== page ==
Indonesian Court to Hold Bali 9 Duo Hearing, Lawyer Says

An Indonesian court will hear an appeal Thursday by two Australians facing execution for drug smuggling, a lawyer for the duo said.

Myuran Sukumaran and Andrew Chan were convicted as the ringleaders of a group of nine Australians arrested in 2005 for trying to smuggle heroin out of the Indonesian island of Bali. They are appealing dismissal of their application challenging Indonesian President Joko Widodo’s refusal to grant them clemency, Michael O’Connell, their Melbourne-based lawyer, said by phone.

The hearing comes after Indonesia transferred the two to an island prison where they will face a firing squad. Australian Prime Minister Tony Abbott has said executions would be “beneath” Indonesia and against its best interests. The stand-off is the most serious since 2013 when Abbott refused to apologize amid reports Australia spied on Indonesia’s leadership.

“The simple point to make is that we have been asking all along that the Indonesian attorney general respect the legal processes,” O’Connell said. The move to allow the hearing “suggests that’s what they intend to do and we are very pleased with that.”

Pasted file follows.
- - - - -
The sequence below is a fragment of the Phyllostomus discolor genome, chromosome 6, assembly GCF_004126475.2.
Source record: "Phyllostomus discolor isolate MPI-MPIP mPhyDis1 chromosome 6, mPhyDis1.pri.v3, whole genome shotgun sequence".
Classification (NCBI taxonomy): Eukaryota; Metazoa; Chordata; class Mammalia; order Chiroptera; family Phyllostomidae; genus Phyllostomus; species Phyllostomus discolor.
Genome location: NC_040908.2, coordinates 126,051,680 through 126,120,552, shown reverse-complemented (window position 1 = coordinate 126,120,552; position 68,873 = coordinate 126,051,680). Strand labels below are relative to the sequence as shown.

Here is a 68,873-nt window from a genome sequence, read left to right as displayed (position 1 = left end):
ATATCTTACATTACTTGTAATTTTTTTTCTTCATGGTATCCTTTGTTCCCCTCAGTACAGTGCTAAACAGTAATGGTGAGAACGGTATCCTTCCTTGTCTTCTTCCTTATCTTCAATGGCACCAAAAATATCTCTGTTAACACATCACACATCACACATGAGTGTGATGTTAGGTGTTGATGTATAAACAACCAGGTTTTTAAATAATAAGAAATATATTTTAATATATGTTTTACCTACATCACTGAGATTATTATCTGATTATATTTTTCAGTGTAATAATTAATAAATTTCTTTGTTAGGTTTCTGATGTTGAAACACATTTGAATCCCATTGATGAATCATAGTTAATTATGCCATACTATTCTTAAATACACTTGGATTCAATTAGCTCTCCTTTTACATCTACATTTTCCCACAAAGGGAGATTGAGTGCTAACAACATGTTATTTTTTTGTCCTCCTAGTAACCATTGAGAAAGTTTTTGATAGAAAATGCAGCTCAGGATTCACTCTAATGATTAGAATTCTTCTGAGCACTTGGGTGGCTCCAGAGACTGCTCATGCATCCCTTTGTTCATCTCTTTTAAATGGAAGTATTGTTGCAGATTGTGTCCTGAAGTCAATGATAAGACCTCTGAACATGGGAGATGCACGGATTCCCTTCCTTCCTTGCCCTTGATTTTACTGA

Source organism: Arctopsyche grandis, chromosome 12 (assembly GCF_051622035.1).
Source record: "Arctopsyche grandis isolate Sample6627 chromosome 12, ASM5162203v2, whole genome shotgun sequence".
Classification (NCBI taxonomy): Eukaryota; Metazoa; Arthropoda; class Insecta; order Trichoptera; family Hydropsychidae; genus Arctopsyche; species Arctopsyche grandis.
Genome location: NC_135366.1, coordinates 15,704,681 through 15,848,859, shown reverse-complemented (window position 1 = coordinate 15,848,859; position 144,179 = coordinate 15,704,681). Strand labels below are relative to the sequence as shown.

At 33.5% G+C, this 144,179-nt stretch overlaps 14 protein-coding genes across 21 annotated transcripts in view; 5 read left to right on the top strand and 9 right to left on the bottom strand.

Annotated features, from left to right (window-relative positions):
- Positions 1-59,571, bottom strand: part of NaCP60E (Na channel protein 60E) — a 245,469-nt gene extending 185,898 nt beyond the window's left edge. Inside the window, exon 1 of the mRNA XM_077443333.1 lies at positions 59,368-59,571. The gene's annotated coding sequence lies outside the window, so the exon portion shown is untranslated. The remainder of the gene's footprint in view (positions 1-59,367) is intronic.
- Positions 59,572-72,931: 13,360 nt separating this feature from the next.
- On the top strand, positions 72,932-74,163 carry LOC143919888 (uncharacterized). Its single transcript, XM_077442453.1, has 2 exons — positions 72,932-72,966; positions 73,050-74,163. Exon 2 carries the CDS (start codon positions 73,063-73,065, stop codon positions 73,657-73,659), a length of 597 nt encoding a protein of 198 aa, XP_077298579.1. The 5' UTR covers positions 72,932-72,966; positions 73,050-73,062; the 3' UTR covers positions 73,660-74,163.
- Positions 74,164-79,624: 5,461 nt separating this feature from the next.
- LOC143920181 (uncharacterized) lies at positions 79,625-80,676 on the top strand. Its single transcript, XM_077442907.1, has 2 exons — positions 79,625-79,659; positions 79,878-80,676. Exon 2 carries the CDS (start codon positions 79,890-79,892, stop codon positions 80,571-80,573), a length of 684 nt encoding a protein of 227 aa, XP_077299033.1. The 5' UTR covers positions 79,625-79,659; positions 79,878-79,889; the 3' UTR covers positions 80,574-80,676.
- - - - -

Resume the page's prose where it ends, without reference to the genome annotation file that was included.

Chan and Sukumaran’s lawyers will argue Widodo, known as Jokowi, did not give “proper and genuine” consideration to the clemency application, he said.

No Mercy

Widodo has repeatedly said he won’t show mercy to convicted drug smugglers, and his government rejected Australia’s proposal for a prisoner swap. Abbott said Friday he had sought a phone call with Widodo to plead the pair’s case. Widodo is yet to agree to the call, the Sydney Morning Herald reported.

Australia summoned the Indonesian ambassador to complain about the treatment of Sukumaran and Chan during their March 5 transfer from Bali’s Kerobokan prison to Nusa Kambangan island in Central Java. Photos emerged of an Indonesian police chief smiling as he posed with the grim-faced pair.

Amnesty International has said the executions would be a setback to Indonesia’s promise of improving human rights.

A majority of Australians oppose the executions, according to a survey. The poll conducted Feb. 13-15 by the Lowy Institute showed 62 percent of Australian adults thought they shouldn’t proceed. The telephone survey of 1,211 people had a margin of error of plus or minus 2.8 percentage points.

Positive sentiment in Australia has risen for Sukumaran and Chan amid media reports -- backed by Abbott -- that they have been reformed.

The last Australian to be executed by a foreign government was Van Tuong Nguyen, who was hanged in Singapore in 2005 for drug smuggling. Australia has banned the death penalty since the mid-1980s, with its last execution occurring in 1967.

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